In gaol Parnell begins to turn over in his mind the possibility of coming to an arrangement with the Government. He has been corresponding with Katharine O’Shea who engages her husband, Captain William O’Shea, in April 1882 to act as a go-between for negotiations on behalf of Parnell. O’Shea contacts Gladstone on May 5 having been informed by Parnell that should the Government settle the rent-arrears problem on the terms he proposes, he is confident that he can curtail outrages. He further urges for the quick release of the League’s organizers in the West who will then work for pacification. This shocks Forster but impresses Gladstone.

Accordingly on May 2, Gladstone informs the House of Commons of the release of Parnell and the resignation of Forster. Gladstone always denies there has been a “Kilmainham Treaty,” merely accepting that he “had received informations.” He keeps his side of the arrangement by subsequently having the Arrears of Rent Act 1882 enacted. The government pays the landlords £800,000 in back rent owed by 130,000 tenant farmers.

Calling the agreement a “treaty” shows how Parnell manages to place a spin on the agreement in a way that strengthens Irish nationalism, since he manages to force concessions from the British while in gaol. Since real treaties are usually signed between two states, it leads to the idea that Ireland could become independent from Britain. After the “treaty” is agreed, those imprisoned with Parnell are released from gaol. This transforms Parnell from a respected leader to a national hero.

The Phoenix Park Murders, in which two top British officials in Ireland are assassinated, take place four days later and undo much of the goodwill generated by it in Britain. Though strongly condemned by Parnell, the murders show that he cannot control nationalist “outrages” as he has undertaken to do.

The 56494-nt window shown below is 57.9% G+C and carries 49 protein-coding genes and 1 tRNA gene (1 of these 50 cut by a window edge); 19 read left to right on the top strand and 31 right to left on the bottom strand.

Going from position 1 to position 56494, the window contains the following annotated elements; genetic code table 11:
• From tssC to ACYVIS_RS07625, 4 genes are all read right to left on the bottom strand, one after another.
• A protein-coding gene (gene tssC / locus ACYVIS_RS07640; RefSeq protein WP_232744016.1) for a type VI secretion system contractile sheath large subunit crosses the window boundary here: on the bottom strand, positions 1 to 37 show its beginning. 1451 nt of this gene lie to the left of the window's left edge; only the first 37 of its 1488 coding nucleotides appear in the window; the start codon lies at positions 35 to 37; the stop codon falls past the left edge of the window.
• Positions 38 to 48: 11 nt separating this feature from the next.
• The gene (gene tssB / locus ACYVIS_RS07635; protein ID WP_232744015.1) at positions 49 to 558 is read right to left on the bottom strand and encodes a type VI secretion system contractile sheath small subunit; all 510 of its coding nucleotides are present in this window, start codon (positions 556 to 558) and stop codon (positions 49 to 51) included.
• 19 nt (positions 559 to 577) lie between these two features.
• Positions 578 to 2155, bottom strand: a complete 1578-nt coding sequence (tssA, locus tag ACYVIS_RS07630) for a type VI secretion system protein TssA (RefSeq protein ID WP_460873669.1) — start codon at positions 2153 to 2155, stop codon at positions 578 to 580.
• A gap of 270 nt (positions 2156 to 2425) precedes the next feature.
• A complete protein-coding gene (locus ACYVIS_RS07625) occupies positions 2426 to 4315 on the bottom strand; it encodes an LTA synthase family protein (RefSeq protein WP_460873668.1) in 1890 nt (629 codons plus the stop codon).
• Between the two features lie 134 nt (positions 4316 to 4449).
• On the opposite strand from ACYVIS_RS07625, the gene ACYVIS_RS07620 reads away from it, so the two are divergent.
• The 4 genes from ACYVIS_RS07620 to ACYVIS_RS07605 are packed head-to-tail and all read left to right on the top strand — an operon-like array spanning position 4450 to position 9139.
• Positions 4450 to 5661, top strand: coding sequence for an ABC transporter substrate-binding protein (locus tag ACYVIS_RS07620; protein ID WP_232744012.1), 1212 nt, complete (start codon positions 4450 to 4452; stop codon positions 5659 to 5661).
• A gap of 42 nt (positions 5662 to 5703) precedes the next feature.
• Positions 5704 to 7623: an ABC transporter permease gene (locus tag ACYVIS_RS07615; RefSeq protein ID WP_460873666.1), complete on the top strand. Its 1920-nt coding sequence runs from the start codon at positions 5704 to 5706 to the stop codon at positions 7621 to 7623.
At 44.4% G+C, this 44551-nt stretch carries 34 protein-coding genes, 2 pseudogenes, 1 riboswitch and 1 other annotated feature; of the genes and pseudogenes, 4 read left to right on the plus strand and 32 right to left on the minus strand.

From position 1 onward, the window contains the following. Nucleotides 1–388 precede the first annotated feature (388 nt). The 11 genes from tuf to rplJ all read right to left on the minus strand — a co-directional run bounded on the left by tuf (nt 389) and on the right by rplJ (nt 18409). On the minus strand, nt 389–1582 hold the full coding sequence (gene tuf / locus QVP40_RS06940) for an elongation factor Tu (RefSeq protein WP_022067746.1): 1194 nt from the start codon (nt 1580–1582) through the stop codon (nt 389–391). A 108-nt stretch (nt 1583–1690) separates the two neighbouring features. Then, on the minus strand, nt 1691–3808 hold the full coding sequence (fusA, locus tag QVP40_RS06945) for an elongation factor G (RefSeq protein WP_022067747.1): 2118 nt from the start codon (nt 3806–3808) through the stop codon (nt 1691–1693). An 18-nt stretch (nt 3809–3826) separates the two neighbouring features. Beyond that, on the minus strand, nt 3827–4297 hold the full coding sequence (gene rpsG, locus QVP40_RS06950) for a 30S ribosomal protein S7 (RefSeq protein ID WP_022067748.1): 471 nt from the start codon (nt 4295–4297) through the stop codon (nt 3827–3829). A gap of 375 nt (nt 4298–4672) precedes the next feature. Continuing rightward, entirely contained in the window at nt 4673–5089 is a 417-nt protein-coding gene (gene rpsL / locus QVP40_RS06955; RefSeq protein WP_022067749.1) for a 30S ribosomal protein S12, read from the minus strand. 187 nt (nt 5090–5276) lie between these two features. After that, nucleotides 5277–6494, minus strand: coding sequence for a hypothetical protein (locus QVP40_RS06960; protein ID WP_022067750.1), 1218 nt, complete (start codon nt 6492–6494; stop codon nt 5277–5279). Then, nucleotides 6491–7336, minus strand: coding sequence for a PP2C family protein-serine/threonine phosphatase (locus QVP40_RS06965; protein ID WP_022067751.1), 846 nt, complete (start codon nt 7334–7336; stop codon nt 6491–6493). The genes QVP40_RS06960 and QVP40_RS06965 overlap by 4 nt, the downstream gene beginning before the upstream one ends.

Leave a comment

Death of Katharine O’Shea Parnell

katharine-osheaKatharine O’Shea, called Katie O’Shea by friends and Kitty O’Shea by enemies, dies on February 5, 1921 in Littlehampton, England. O’Shea is an English woman of aristocratic background whose decade-long secret affair with Charles Stewart Parnell leads to a widely publicized divorce in 1890 and, ultimately, his political downfall.

Katharine first meets Parnell in 1880, when she is separated from but still legally married to Captain William O’Shea, a Catholic Nationalist Member of Parliament (MP) for County Clare. As a result of her family’s connection to the Liberal Party, she acts as liaison between Parnell and William Gladstone during negotiations prior to the introduction of the First Irish Home Rule Bill in April 1886. During the summer of that year, Parnell moves into her home in Eltham, near the London-Kent border. Parnell fathers three of Katharine’s children.